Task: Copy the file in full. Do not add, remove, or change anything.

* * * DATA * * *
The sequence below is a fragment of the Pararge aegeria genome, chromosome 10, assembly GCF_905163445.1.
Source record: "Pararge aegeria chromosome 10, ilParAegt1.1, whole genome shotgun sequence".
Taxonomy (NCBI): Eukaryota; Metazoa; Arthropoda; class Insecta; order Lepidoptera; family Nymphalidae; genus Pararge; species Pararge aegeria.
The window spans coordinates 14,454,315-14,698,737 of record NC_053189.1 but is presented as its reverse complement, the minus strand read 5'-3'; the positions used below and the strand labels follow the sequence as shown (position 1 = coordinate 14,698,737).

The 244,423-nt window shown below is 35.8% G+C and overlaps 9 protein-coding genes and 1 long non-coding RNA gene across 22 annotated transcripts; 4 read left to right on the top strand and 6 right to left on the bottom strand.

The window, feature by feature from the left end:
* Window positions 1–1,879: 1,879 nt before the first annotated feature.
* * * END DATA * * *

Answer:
The sequence below is a fragment of the Pararge aegeria genome, chromosome 10, assembly GCF_905163445.1.
Source record: "Pararge aegeria chromosome 10, ilParAegt1.1, whole genome shotgun sequence".
Taxonomy (NCBI): Eukaryota; Metazoa; Arthropoda; class Insecta; order Lepidoptera; family Nymphalidae; genus Pararge; species Pararge aegeria.
The window spans coordinates 14,454,315-14,698,737 of record NC_053189.1 but is presented as its reverse complement, the minus strand read 5'-3'; the positions used below and the strand labels follow the sequence as shown (position 1 = coordinate 14,698,737).

The 244,423-nt window shown below is 35.8% G+C and overlaps 9 protein-coding genes and 1 long non-coding RNA gene across 22 annotated transcripts; 4 read left to right on the top strand and 6 right to left on the bottom strand.

The window, feature by feature from the left end:
* Window positions 1–1,879: 1,879 nt before the first annotated feature.